Culture are on a mission to debunk the myths that make opera seem boring and unapproachable. Vaiva Seskeviciute reviews the dramatic story of La traviata, where the courtesan Violetta’s rise and tragic fall is spellbindingly presented through dance, music and song.
A string orchestra, and the mysterious walk of Alfredo opened the scene of La traviata, Verdi’s most famous opera. The tragic story of Violetta, a courtesan forced to abandon her lover Alfredo for the sake of preserving his family honour, was performed by the National Welsh Opera as a part of their spring season “Fallen Women”.
As the play began, it did not take long for the solemn, noisy feast to begin: the power of choir, familiar melodies, and a buzz on the stage immediately grabbed the audience’s attention.
If the first act was based on action, dynamics and positivity, then the second act developed narrative and focused on the expression of feelings. The main characters’ singing their own descants successfully emphasised their individuality; even if they were all together, they were at the same time all alone. Though the second part of act two moved the action to the heart of the festivities, this was where tension and emotions reached their peak.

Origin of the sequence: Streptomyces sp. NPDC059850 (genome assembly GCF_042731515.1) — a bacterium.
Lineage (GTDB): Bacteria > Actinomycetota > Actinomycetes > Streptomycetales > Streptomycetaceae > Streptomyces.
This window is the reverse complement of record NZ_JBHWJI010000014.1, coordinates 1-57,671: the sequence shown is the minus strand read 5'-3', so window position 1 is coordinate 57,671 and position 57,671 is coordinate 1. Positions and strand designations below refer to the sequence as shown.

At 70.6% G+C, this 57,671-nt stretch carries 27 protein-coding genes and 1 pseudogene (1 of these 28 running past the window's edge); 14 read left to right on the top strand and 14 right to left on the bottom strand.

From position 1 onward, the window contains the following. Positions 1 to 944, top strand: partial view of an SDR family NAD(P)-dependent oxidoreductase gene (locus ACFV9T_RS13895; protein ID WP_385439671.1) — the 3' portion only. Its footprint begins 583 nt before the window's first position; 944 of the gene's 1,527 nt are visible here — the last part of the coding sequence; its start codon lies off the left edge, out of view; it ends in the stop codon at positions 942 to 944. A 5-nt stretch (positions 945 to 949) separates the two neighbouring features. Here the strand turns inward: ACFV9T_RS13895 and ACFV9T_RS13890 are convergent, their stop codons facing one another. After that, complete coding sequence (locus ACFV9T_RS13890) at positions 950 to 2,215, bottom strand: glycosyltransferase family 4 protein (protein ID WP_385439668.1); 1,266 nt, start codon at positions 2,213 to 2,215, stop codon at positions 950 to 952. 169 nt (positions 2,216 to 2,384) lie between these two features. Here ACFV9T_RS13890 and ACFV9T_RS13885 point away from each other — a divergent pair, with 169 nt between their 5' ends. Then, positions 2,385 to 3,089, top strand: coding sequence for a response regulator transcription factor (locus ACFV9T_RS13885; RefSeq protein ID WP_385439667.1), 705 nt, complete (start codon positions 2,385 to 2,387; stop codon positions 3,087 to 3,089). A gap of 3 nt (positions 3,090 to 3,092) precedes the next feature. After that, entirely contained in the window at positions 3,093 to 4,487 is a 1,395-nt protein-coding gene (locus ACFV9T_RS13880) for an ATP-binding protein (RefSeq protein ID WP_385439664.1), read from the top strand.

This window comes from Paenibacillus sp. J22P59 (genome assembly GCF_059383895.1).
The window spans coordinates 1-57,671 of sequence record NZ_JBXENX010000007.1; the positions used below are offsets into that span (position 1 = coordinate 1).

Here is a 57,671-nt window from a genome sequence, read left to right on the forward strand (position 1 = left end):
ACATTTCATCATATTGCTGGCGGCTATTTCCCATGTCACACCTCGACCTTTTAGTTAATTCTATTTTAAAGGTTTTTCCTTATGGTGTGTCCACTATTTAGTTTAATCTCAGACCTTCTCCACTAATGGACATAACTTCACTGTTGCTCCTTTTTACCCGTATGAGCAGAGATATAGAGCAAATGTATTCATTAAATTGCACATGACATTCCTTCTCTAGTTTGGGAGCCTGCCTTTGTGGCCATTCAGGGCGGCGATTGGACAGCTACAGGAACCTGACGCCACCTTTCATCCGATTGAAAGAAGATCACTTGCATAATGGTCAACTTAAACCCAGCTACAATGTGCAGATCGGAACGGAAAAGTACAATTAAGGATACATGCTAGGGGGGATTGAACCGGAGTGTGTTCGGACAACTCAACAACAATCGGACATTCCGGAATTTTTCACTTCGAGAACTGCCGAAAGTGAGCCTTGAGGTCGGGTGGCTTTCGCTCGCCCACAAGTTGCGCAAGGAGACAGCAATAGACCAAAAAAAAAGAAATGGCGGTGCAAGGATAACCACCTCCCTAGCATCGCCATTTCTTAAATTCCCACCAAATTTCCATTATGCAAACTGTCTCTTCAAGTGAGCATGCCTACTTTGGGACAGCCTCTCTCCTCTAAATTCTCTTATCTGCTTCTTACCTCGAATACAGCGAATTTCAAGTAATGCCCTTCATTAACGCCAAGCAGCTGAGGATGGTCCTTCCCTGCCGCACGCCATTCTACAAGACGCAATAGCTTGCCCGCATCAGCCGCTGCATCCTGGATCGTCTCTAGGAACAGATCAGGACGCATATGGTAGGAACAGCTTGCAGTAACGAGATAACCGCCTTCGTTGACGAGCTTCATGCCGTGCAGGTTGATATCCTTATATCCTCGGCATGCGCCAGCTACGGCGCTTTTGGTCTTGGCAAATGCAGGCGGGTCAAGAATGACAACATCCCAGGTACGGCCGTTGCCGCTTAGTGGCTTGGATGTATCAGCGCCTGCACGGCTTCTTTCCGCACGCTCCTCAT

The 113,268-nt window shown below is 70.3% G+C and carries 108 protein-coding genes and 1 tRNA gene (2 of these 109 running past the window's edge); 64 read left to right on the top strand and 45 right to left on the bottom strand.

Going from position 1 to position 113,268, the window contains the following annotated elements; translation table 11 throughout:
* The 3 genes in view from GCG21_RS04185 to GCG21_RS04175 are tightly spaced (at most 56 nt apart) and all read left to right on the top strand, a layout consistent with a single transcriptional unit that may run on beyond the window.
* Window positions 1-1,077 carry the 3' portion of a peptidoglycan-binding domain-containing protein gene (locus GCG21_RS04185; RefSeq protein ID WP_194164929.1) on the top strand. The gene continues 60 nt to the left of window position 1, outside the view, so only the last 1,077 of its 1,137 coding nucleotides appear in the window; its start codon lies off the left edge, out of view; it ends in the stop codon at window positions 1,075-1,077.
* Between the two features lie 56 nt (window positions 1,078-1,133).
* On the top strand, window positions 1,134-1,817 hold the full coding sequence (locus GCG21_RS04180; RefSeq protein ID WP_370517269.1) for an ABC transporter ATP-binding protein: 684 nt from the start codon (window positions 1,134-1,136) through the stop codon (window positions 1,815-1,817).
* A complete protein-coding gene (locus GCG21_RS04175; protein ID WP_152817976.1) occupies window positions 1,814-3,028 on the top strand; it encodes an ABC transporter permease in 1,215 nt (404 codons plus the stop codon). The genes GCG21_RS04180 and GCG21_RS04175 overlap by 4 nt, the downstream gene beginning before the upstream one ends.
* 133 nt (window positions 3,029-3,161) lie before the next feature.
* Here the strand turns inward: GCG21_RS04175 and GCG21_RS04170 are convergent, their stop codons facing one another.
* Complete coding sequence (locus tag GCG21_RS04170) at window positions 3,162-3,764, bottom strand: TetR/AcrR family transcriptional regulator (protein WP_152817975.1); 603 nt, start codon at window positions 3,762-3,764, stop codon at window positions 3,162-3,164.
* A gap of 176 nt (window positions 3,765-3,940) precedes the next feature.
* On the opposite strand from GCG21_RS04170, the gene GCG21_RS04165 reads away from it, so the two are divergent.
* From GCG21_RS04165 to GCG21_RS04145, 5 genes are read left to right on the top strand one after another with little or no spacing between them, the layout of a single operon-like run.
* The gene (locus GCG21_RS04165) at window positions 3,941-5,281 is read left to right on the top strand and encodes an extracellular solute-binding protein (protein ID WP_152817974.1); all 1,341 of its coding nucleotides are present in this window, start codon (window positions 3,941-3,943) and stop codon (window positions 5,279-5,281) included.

Act three brought darkness and heaviness: dusky surroundings, dramatic sharp music and stagnated bodies on the stage represented Violetta’s sacrifice. Her painful monologue with God expressed her suffering and pain.
As La traviata has been performed hundreds of times since its premiere in 1853, it is a big challenge to bring a new angle to it that suitably impresses the audience. However, this production gave us dynamic interchangeable scenes that complimented each other well, and kept the viewers intrigued. It was sacrifice versus happiness, dramatic solo performances versus the vivid power of chorus, eagerness to die versus desire to live.
Despite a few long-drawn-out scenes, La traviata met all expectations. Big applause goes to the conductor – as in every opera, he was the engine of success.